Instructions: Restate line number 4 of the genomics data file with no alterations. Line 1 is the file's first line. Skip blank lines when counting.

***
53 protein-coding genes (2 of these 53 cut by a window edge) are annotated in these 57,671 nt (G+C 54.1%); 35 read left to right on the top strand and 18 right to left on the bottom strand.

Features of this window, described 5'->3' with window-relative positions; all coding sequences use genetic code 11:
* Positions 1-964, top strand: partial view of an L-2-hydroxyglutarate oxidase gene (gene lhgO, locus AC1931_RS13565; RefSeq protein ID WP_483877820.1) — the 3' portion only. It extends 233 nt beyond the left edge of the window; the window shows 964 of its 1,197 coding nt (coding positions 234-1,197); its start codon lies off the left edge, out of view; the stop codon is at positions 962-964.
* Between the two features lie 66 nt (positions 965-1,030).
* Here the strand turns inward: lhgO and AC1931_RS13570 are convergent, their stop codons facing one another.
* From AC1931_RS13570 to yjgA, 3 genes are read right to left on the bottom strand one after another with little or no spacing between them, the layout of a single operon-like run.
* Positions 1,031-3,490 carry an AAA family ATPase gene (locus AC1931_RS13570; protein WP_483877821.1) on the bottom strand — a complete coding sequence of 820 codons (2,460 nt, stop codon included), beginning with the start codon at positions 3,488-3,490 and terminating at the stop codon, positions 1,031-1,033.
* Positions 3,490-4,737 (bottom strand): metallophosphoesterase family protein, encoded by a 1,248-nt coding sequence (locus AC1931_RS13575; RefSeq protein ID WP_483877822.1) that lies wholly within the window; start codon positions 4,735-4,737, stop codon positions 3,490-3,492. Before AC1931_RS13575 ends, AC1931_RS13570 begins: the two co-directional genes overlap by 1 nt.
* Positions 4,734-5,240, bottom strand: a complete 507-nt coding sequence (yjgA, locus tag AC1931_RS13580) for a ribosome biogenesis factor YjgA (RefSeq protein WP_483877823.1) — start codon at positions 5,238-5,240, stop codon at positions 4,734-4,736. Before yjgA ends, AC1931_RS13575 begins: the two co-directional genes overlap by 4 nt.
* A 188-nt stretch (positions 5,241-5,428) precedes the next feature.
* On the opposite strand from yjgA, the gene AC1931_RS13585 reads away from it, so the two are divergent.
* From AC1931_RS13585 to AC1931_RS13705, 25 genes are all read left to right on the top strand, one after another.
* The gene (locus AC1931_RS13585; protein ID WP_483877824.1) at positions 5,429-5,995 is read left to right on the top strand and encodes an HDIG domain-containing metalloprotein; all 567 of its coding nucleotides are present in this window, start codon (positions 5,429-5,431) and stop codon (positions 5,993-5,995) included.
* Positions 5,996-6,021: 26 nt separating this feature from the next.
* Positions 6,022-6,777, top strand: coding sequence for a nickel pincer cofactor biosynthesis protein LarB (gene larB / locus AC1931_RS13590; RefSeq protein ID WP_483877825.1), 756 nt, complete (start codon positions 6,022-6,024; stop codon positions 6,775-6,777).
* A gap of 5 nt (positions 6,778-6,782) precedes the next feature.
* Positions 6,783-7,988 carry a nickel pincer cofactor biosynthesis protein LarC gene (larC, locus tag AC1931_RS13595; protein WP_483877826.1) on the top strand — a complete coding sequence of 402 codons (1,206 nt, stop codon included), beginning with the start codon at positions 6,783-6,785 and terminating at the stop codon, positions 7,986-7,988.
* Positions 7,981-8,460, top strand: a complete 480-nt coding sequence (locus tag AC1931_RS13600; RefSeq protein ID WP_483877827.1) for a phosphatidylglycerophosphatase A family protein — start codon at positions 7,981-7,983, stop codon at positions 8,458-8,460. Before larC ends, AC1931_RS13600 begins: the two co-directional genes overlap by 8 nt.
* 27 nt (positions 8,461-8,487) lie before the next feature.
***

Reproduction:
* Between the two features lie 66 nt (positions 965-1,030).